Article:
Exposure to and Desire for Sexual Health Education among Urban Youth: Associations with Religion and Other Factors

By Causarano, Natalie; Pole, Jason D. et al. | The Canadian Journal of Human Sexuality, Winter 2010 | Go to article overview
Save to active project

Exposure to and Desire for Sexual Health Education among Urban Youth: Associations with Religion and Other Factors


Causarano, Natalie, Pole, Jason D., Flicker, Sarah, The Canadian Journal of Human Sexuality


Abstract: This study utilized data from the Toronto Teen Survey to examine the sexual health topics that respondents had received information about and the topics they did or did not want to learn more about. Given the diverse sample of youth participating in the study, we placed particular emphasis in the current analysis on associations between religious affiliation and having received information on eight different sexual health topics, and the desire to learn more about the same topics. Overall, there were few associations of religious affiliation with either topics youth had received information about or with topics they wanted to learn more. Protestant youth were more likely than those with no religious affiliation to have received information about sexually transmitted infections. Muslim youth were less likely to express a desire to learn more about sexual health than those identifying no religion. Gender and age differences in sexual health topics that youth had received information about and topics they wanted to learn more about were also examined.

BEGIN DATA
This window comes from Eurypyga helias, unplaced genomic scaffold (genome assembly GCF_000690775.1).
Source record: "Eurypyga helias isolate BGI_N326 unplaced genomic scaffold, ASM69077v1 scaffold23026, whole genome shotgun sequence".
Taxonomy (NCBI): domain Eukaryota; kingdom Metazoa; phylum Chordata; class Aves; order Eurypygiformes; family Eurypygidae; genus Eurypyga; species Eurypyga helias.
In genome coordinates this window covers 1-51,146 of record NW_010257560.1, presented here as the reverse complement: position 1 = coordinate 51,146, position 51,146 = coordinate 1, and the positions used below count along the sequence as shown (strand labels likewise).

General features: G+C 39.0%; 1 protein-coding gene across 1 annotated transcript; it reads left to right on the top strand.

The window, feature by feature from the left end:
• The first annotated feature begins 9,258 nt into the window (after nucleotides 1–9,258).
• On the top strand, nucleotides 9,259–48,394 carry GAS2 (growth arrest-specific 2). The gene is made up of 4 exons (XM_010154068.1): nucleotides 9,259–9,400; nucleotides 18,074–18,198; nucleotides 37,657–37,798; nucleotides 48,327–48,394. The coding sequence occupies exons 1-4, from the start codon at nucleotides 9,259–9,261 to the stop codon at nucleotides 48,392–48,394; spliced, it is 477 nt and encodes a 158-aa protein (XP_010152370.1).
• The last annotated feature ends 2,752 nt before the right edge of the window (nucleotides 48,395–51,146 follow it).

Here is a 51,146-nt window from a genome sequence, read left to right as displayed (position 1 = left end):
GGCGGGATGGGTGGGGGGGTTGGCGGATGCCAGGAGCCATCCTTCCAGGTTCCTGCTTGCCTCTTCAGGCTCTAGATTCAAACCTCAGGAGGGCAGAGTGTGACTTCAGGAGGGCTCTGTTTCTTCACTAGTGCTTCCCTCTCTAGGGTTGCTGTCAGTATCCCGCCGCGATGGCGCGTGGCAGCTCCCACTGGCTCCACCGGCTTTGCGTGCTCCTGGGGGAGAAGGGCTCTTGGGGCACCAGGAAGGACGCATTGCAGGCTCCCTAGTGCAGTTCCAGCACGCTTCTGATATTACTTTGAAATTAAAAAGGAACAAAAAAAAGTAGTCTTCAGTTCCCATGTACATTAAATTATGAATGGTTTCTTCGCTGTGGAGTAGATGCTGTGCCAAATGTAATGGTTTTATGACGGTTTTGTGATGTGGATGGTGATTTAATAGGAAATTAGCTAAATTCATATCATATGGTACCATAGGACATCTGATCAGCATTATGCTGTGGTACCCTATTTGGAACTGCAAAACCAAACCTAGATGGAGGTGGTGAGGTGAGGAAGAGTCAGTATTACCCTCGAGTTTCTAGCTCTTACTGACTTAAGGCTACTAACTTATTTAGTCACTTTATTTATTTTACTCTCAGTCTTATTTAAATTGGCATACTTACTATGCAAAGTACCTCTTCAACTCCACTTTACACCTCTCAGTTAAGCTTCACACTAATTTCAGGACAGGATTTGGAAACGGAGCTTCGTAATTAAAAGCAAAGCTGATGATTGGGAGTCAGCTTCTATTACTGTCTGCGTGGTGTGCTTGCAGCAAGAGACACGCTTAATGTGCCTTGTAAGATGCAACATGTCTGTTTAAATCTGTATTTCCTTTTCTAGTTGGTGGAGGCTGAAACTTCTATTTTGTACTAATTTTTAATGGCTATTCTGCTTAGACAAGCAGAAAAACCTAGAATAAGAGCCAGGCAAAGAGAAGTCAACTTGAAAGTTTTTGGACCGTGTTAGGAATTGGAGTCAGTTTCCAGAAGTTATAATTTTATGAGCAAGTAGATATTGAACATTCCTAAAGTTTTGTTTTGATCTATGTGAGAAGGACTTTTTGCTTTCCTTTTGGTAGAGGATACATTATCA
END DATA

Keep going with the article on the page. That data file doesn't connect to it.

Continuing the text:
Introduction

The Canadian Guidelines Jor Sexual Health Education (Public Health Agency of Canada, 2008) present three key components of behaviourally effective sexual health education: exposure to relevant information, motivation to use the information, and acquisition of skills to put this information into practice. It is understood that information, although not sufficient on its own, is vital for adolescents to make safer sexual health choices. Schools are often the formal source for such information and a number of Canadian studies have therefore investigated students' perceptions of the importance of different sexual health topics, the grades at which they would like to learn about them, and the extent to which their classes covered those topics (e.g., Byers, Sears, Voyer et al., 2003a; 2003b). Such studies have generally been done with relatively homogenous student populations and it is therefore of interest to know what a large sample of ethno-culturally diverse urban youth would say in response to similar questions. The present study used data from the Toronto Teen Survey (TTS) (Flicker et al., 2010) to determine what sexual health topics the TTS's diverse sample had learned about, what they wanted to learn more about, and how their religious affiliation was associated with these factors.